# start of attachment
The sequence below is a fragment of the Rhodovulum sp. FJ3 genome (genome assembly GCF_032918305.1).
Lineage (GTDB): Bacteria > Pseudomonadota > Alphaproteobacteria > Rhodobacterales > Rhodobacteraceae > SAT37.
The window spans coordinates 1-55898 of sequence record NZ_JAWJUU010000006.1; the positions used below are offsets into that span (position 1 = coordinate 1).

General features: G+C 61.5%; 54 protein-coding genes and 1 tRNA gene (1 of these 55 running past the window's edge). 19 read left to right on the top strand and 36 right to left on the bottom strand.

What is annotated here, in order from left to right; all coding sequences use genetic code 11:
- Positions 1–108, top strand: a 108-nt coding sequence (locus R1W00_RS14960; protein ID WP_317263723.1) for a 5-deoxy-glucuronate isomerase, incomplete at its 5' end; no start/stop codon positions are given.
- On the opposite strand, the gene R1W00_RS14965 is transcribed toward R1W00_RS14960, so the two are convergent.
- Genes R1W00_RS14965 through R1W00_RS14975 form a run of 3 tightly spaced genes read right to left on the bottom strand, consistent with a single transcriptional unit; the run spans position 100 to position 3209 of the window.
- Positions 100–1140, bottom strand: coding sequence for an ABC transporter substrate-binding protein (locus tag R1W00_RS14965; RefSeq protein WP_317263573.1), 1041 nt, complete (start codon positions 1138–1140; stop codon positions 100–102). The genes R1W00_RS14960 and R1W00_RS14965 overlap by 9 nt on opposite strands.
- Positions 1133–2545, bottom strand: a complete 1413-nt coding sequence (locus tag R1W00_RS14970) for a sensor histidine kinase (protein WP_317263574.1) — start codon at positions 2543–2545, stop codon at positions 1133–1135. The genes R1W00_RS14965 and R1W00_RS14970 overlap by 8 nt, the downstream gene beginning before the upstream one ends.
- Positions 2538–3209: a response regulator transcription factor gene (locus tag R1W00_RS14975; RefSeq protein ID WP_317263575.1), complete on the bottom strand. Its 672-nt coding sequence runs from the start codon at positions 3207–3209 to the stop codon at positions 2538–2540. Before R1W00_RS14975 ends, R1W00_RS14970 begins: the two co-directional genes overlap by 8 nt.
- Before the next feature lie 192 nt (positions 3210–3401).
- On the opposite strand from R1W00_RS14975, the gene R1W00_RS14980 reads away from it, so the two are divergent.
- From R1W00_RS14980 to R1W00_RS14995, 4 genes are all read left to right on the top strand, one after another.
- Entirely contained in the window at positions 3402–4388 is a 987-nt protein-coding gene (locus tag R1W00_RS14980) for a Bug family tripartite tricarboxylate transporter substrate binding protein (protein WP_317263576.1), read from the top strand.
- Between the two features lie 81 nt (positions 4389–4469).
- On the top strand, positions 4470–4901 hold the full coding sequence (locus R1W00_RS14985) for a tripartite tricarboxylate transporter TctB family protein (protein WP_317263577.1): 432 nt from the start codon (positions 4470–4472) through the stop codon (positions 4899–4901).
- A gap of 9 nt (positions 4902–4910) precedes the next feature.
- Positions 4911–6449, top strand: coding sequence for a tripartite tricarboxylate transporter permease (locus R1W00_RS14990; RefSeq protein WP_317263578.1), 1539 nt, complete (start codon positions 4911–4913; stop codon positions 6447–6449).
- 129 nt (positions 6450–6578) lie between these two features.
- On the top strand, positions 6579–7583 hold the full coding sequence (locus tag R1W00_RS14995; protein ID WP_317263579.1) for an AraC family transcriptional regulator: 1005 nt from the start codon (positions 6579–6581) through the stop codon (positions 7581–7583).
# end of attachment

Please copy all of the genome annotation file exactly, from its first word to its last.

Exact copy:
The sequence below is a fragment of the Rhodovulum sp. FJ3 genome (genome assembly GCF_032918305.1).
Lineage (GTDB): Bacteria > Pseudomonadota > Alphaproteobacteria > Rhodobacterales > Rhodobacteraceae > SAT37.
The window spans coordinates 1-55898 of sequence record NZ_JAWJUU010000006.1; the positions used below are offsets into that span (position 1 = coordinate 1).

General features: G+C 61.5%; 54 protein-coding genes and 1 tRNA gene (1 of these 55 running past the window's edge). 19 read left to right on the top strand and 36 right to left on the bottom strand.

What is annotated here, in order from left to right; all coding sequences use genetic code 11:
- Positions 1–108, top strand: a 108-nt coding sequence (locus R1W00_RS14960; protein ID WP_317263723.1) for a 5-deoxy-glucuronate isomerase, incomplete at its 5' end; no start/stop codon positions are given.
- On the opposite strand, the gene R1W00_RS14965 is transcribed toward R1W00_RS14960, so the two are convergent.
- Genes R1W00_RS14965 through R1W00_RS14975 form a run of 3 tightly spaced genes read right to left on the bottom strand, consistent with a single transcriptional unit; the run spans position 100 to position 3209 of the window.
- Positions 100–1140, bottom strand: coding sequence for an ABC transporter substrate-binding protein (locus tag R1W00_RS14965; RefSeq protein WP_317263573.1), 1041 nt, complete (start codon positions 1138–1140; stop codon positions 100–102). The genes R1W00_RS14960 and R1W00_RS14965 overlap by 9 nt on opposite strands.
- Positions 1133–2545, bottom strand: a complete 1413-nt coding sequence (locus tag R1W00_RS14970) for a sensor histidine kinase (protein WP_317263574.1) — start codon at positions 2543–2545, stop codon at positions 1133–1135. The genes R1W00_RS14965 and R1W00_RS14970 overlap by 8 nt, the downstream gene beginning before the upstream one ends.
- Positions 2538–3209: a response regulator transcription factor gene (locus tag R1W00_RS14975; RefSeq protein ID WP_317263575.1), complete on the bottom strand. Its 672-nt coding sequence runs from the start codon at positions 3207–3209 to the stop codon at positions 2538–2540. Before R1W00_RS14975 ends, R1W00_RS14970 begins: the two co-directional genes overlap by 8 nt.
- Before the next feature lie 192 nt (positions 3210–3401).
- On the opposite strand from R1W00_RS14975, the gene R1W00_RS14980 reads away from it, so the two are divergent.
- From R1W00_RS14980 to R1W00_RS14995, 4 genes are all read left to right on the top strand, one after another.
- Entirely contained in the window at positions 3402–4388 is a 987-nt protein-coding gene (locus tag R1W00_RS14980) for a Bug family tripartite tricarboxylate transporter substrate binding protein (protein WP_317263576.1), read from the top strand.
- Between the two features lie 81 nt (positions 4389–4469).
- On the top strand, positions 4470–4901 hold the full coding sequence (locus R1W00_RS14985) for a tripartite tricarboxylate transporter TctB family protein (protein WP_317263577.1): 432 nt from the start codon (positions 4470–4472) through the stop codon (positions 4899–4901).
- A gap of 9 nt (positions 4902–4910) precedes the next feature.
- Positions 4911–6449, top strand: coding sequence for a tripartite tricarboxylate transporter permease (locus R1W00_RS14990; RefSeq protein WP_317263578.1), 1539 nt, complete (start codon positions 4911–4913; stop codon positions 6447–6449).
- 129 nt (positions 6450–6578) lie between these two features.
- On the top strand, positions 6579–7583 hold the full coding sequence (locus tag R1W00_RS14995; protein ID WP_317263579.1) for an AraC family transcriptional regulator: 1005 nt from the start codon (positions 6579–6581) through the stop codon (positions 7581–7583).